The tech giant announced new precautionary measures to provide a safer environment for minors.
Apple Inc said on Monday it will activate child abuse detection system to scan photo libraries on iPhones to detect images associated with child abuse stored on its online iCloud feature.
The tech giant issued the clarification on Monday after an announcement last week caused concern over user privacy. Initially, it said it would scan all users’ devices, including phones, tablets and computers to detect illegal content.
Although other tech giants like Google and Microsoft already monitor user content for combating child exploitation and other security reasons, experts described Apple’s latest step as “more invasive,” according to Reuters.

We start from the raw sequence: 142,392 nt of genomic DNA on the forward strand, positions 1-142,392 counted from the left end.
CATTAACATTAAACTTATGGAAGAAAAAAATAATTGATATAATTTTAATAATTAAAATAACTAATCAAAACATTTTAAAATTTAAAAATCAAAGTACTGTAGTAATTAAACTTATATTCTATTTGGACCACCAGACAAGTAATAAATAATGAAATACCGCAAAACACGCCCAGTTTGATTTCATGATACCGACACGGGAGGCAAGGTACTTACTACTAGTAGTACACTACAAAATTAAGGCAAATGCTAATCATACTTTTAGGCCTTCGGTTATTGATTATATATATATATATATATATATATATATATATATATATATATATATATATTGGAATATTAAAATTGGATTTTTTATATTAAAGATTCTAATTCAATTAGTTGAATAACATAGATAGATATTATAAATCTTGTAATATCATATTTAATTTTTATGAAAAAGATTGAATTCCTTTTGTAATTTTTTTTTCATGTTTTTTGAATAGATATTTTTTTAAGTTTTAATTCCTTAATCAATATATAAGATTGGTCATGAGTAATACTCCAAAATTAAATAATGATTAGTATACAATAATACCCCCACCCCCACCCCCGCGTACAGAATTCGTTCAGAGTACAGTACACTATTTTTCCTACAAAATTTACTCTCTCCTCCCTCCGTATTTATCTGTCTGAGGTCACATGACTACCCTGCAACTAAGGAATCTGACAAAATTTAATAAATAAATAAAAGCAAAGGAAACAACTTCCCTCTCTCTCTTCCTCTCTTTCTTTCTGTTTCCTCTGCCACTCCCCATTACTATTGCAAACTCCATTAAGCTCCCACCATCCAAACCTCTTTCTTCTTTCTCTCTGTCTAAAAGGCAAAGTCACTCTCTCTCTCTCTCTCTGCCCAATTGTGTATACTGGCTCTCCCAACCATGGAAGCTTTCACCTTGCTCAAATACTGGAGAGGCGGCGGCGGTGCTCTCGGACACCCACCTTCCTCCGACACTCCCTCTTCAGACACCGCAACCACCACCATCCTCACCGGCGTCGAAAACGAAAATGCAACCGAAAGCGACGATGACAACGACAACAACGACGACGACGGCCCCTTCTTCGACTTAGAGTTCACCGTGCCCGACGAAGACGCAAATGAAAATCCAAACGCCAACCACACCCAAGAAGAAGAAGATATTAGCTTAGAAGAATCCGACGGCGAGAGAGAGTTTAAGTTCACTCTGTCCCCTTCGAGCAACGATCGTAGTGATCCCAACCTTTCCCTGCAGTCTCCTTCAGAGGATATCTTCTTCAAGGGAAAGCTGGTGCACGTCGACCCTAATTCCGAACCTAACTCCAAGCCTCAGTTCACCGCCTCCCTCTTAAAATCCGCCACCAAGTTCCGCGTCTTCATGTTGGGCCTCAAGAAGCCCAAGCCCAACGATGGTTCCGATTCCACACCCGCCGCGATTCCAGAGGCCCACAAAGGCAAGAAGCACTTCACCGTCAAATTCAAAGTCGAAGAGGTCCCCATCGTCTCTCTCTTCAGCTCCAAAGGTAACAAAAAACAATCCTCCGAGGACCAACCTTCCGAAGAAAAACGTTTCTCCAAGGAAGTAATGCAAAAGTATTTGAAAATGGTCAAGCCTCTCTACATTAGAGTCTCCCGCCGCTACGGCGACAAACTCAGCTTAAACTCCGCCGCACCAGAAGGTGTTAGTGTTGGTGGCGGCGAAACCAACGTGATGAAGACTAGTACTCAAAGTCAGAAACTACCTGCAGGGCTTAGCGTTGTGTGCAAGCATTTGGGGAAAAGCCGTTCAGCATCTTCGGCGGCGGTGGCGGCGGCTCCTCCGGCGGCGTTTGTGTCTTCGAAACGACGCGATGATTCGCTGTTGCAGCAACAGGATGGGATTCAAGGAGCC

Sources said governments could have other plans, such as expanding the system to monitor other elements on Apple devices.
However, the tech firm said in a post on Sunday that it will push back against any attempts to decay user privacy.
“We have faced demands to build and deploy government-mandated changes that degrade the privacy of users before, and have steadfastly refused those demands,” Apple said.
“We will continue to refuse them in the future.”
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The new system is expected to be activated on all devices updated to iOS 15 by Autumn, company officials said in a media briefing on Monday.
Once activated, all files synced to the iCloud storage server will be checked for violations.
“About half of child sexual abuse material is formatted as video,” Julie Cordua, chief executive of Thorn, a group that has developed technology to help law enforcement officials detect sex trafficking said, Reuters reported.
The company’s detection system is not designed to check videos, however, an expansion is anticipated soon.
The latest decision comes as the tech firm faces increasing pressure to conduct more studies on abusive material on its devices.